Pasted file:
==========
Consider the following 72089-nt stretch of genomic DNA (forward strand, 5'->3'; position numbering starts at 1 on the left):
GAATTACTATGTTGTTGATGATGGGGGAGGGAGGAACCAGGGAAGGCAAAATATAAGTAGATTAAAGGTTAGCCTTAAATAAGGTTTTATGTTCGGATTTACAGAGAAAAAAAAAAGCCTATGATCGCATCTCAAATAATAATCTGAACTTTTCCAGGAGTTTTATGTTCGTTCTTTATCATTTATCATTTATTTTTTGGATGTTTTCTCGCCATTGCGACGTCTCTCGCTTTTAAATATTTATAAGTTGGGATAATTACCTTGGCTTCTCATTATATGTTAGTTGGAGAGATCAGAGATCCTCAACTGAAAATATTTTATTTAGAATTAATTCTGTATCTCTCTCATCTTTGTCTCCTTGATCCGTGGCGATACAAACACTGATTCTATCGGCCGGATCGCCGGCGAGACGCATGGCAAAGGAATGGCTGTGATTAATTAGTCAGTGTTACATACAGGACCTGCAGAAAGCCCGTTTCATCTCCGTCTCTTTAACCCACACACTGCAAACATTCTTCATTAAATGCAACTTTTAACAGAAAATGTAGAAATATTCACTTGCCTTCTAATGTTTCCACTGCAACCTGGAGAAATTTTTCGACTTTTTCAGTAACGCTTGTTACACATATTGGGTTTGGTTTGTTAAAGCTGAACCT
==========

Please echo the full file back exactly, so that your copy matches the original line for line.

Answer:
Consider the following 72089-nt stretch of genomic DNA (forward strand, 5'->3'; position numbering starts at 1 on the left):
GAATTACTATGTTGTTGATGATGGGGGAGGGAGGAACCAGGGAAGGCAAAATATAAGTAGATTAAAGGTTAGCCTTAAATAAGGTTTTATGTTCGGATTTACAGAGAAAAAAAAAAGCCTATGATCGCATCTCAAATAATAATCTGAACTTTTCCAGGAGTTTTATGTTCGTTCTTTATCATTTATCATTTATTTTTTGGATGTTTTCTCGCCATTGCGACGTCTCTCGCTTTTAAATATTTATAAGTTGGGATAATTACCTTGGCTTCTCATTATATGTTAGTTGGAGAGATCAGAGATCCTCAACTGAAAATATTTTATTTAGAATTAATTCTGTATCTCTCTCATCTTTGTCTCCTTGATCCGTGGCGATACAAACACTGATTCTATCGGCCGGATCGCCGGCGAGACGCATGGCAAAGGAATGGCTGTGATTAATTAGTCAGTGTTACATACAGGACCTGCAGAAAGCCCGTTTCATCTCCGTCTCTTTAACCCACACACTGCAAACATTCTTCATTAAATGCAACTTTTAACAGAAAATGTAGAAATATTCACTTGCCTTCTAATGTTTCCACTGCAACCTGGAGAAATTTTTCGACTTTTTCAGTAACGCTTGTTACACATATTGGGTTTGGTTTGTTAAAGCTGAACCT